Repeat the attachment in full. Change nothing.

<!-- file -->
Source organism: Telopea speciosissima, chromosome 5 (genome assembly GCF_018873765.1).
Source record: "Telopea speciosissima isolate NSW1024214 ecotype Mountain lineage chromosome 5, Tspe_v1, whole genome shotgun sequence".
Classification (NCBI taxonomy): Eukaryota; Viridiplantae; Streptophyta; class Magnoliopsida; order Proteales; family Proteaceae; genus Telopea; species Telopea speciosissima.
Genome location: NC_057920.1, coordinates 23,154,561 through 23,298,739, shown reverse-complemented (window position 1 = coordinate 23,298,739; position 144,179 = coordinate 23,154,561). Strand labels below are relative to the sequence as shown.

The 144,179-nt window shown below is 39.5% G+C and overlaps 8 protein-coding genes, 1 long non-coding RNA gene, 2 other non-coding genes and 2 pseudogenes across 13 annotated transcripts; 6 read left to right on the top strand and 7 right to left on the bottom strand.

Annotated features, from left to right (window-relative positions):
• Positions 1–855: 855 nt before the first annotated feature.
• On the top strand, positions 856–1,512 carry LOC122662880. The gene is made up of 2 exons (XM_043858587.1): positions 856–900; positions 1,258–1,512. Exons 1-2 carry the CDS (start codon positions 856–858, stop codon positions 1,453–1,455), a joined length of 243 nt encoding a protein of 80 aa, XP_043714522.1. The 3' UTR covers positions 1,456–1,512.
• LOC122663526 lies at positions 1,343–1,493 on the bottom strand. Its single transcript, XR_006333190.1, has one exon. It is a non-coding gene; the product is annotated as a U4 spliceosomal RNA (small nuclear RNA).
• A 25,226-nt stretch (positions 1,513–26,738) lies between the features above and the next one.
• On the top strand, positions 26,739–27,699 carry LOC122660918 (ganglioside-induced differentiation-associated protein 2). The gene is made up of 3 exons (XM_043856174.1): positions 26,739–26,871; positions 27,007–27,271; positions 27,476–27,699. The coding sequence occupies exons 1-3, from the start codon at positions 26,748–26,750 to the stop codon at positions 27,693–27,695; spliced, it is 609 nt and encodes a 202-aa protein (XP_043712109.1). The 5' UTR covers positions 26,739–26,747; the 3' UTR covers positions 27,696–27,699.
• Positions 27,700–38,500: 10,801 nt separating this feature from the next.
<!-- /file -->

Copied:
Source organism: Telopea speciosissima, chromosome 5 (genome assembly GCF_018873765.1).
Source record: "Telopea speciosissima isolate NSW1024214 ecotype Mountain lineage chromosome 5, Tspe_v1, whole genome shotgun sequence".
Classification (NCBI taxonomy): Eukaryota; Viridiplantae; Streptophyta; class Magnoliopsida; order Proteales; family Proteaceae; genus Telopea; species Telopea speciosissima.
Genome location: NC_057920.1, coordinates 23,154,561 through 23,298,739, shown reverse-complemented (window position 1 = coordinate 23,298,739; position 144,179 = coordinate 23,154,561). Strand labels below are relative to the sequence as shown.

The 144,179-nt window shown below is 39.5% G+C and overlaps 8 protein-coding genes, 1 long non-coding RNA gene, 2 other non-coding genes and 2 pseudogenes across 13 annotated transcripts; 6 read left to right on the top strand and 7 right to left on the bottom strand.

Annotated features, from left to right (window-relative positions):
• Positions 1–855: 855 nt before the first annotated feature.
• On the top strand, positions 856–1,512 carry LOC122662880. The gene is made up of 2 exons (XM_043858587.1): positions 856–900; positions 1,258–1,512. Exons 1-2 carry the CDS (start codon positions 856–858, stop codon positions 1,453–1,455), a joined length of 243 nt encoding a protein of 80 aa, XP_043714522.1. The 3' UTR covers positions 1,456–1,512.
• LOC122663526 lies at positions 1,343–1,493 on the bottom strand. Its single transcript, XR_006333190.1, has one exon. It is a non-coding gene; the product is annotated as a U4 spliceosomal RNA (small nuclear RNA).
• A 25,226-nt stretch (positions 1,513–26,738) lies between the features above and the next one.
• On the top strand, positions 26,739–27,699 carry LOC122660918 (ganglioside-induced differentiation-associated protein 2). The gene is made up of 3 exons (XM_043856174.1): positions 26,739–26,871; positions 27,007–27,271; positions 27,476–27,699. The coding sequence occupies exons 1-3, from the start codon at positions 26,748–26,750 to the stop codon at positions 27,693–27,695; spliced, it is 609 nt and encodes a 202-aa protein (XP_043712109.1). The 5' UTR covers positions 26,739–26,747; the 3' UTR covers positions 27,696–27,699.
• Positions 27,700–38,500: 10,801 nt separating this feature from the next.